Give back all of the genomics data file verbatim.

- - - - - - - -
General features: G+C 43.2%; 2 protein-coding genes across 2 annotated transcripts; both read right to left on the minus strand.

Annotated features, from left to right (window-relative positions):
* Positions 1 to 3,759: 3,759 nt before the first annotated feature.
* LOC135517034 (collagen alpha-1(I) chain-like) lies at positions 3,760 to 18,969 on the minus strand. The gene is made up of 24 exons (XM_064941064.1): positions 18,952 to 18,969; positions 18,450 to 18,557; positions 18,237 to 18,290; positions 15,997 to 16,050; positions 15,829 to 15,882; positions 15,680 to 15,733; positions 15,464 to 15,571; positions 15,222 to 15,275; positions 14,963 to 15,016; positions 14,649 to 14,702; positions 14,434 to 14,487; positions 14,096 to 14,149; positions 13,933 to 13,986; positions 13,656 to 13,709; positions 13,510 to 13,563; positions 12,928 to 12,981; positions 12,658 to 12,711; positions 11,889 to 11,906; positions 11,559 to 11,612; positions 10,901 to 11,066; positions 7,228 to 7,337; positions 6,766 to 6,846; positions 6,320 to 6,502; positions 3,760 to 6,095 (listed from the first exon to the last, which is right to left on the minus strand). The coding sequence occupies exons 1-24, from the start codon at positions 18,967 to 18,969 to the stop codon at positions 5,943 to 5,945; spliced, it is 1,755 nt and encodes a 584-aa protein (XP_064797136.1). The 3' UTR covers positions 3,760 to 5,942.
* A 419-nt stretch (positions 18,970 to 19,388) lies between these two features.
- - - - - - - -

General features: G+C 43.2%; 2 protein-coding genes across 2 annotated transcripts; both read right to left on the minus strand.

Annotated features, from left to right (window-relative positions):
* Positions 1 to 3,759: 3,759 nt before the first annotated feature.
* LOC135517034 (collagen alpha-1(I) chain-like) lies at positions 3,760 to 18,969 on the minus strand. The gene is made up of 24 exons (XM_064941064.1): positions 18,952 to 18,969; positions 18,450 to 18,557; positions 18,237 to 18,290; positions 15,997 to 16,050; positions 15,829 to 15,882; positions 15,680 to 15,733; positions 15,464 to 15,571; positions 15,222 to 15,275; positions 14,963 to 15,016; positions 14,649 to 14,702; positions 14,434 to 14,487; positions 14,096 to 14,149; positions 13,933 to 13,986; positions 13,656 to 13,709; positions 13,510 to 13,563; positions 12,928 to 12,981; positions 12,658 to 12,711; positions 11,889 to 11,906; positions 11,559 to 11,612; positions 10,901 to 11,066; positions 7,228 to 7,337; positions 6,766 to 6,846; positions 6,320 to 6,502; positions 3,760 to 6,095 (listed from the first exon to the last, which is right to left on the minus strand). The coding sequence occupies exons 1-24, from the start codon at positions 18,967 to 18,969 to the stop codon at positions 5,943 to 5,945; spliced, it is 1,755 nt and encodes a 584-aa protein (XP_064797136.1). The 3' UTR covers positions 3,760 to 5,942.
* A 419-nt stretch (positions 18,970 to 19,388) lies between these two features.